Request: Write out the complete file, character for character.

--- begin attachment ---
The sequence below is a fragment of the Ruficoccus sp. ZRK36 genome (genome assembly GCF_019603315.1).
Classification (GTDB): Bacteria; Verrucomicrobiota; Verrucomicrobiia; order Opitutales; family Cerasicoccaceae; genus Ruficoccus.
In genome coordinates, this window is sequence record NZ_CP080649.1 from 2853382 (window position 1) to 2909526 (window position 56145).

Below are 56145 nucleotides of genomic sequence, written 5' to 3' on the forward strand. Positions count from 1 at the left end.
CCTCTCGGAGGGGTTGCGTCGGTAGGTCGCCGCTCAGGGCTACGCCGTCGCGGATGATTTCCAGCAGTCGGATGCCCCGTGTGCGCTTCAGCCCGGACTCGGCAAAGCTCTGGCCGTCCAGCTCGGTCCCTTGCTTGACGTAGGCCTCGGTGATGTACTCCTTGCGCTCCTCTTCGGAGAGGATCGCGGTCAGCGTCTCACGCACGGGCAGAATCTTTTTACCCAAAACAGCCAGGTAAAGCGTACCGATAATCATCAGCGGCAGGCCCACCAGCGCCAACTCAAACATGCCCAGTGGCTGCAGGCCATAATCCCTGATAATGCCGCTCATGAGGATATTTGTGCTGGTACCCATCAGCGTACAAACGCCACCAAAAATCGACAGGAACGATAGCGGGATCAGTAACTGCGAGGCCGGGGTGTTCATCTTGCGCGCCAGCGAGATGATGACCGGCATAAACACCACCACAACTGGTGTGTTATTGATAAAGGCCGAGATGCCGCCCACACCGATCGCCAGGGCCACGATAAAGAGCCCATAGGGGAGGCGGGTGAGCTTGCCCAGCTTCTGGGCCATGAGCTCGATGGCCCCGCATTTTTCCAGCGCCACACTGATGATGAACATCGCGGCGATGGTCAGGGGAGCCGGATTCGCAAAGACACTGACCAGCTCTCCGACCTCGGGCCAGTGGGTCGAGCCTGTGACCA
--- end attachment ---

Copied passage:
The sequence below is a fragment of the Ruficoccus sp. ZRK36 genome (genome assembly GCF_019603315.1).
Classification (GTDB): Bacteria; Verrucomicrobiota; Verrucomicrobiia; order Opitutales; family Cerasicoccaceae; genus Ruficoccus.
In genome coordinates, this window is sequence record NZ_CP080649.1 from 2853382 (window position 1) to 2909526 (window position 56145).

Below are 56145 nucleotides of genomic sequence, written 5' to 3' on the forward strand. Positions count from 1 at the left end.
CCTCTCGGAGGGGTTGCGTCGGTAGGTCGCCGCTCAGGGCTACGCCGTCGCGGATGATTTCCAGCAGTCGGATGCCCCGTGTGCGCTTCAGCCCGGACTCGGCAAAGCTCTGGCCGTCCAGCTCGGTCCCTTGCTTGACGTAGGCCTCGGTGATGTACTCCTTGCGCTCCTCTTCGGAGAGGATCGCGGTCAGCGTCTCACGCACGGGCAGAATCTTTTTACCCAAAACAGCCAGGTAAAGCGTACCGATAATCATCAGCGGCAGGCCCACCAGCGCCAACTCAAACATGCCCAGTGGCTGCAGGCCATAATCCCTGATAATGCCGCTCATGAGGATATTTGTGCTGGTACCCATCAGCGTACAAACGCCACCAAAAATCGACAGGAACGATAGCGGGATCAGTAACTGCGAGGCCGGGGTGTTCATCTTGCGCGCCAGCGAGATGATGACCGGCATAAACACCACCACAACTGGTGTGTTATTGATAAAGGCCGAGATGCCGCCCACACCGATCGCCAGGGCCACGATAAAGAGCCCATAGGGGAGGCGGGTGAGCTTGCCCAGCTTCTGGGCCATGAGCTCGATGGCCCCGCATTTTTCCAGCGCCACACTGATGATGAACATCGCGGCGATGGTCAGGGGAGCCGGATTCGCAAAGACACTGACCAGCTCTCCGACCTCGGGCCAGTGGGTCGAGCCTGTGACCA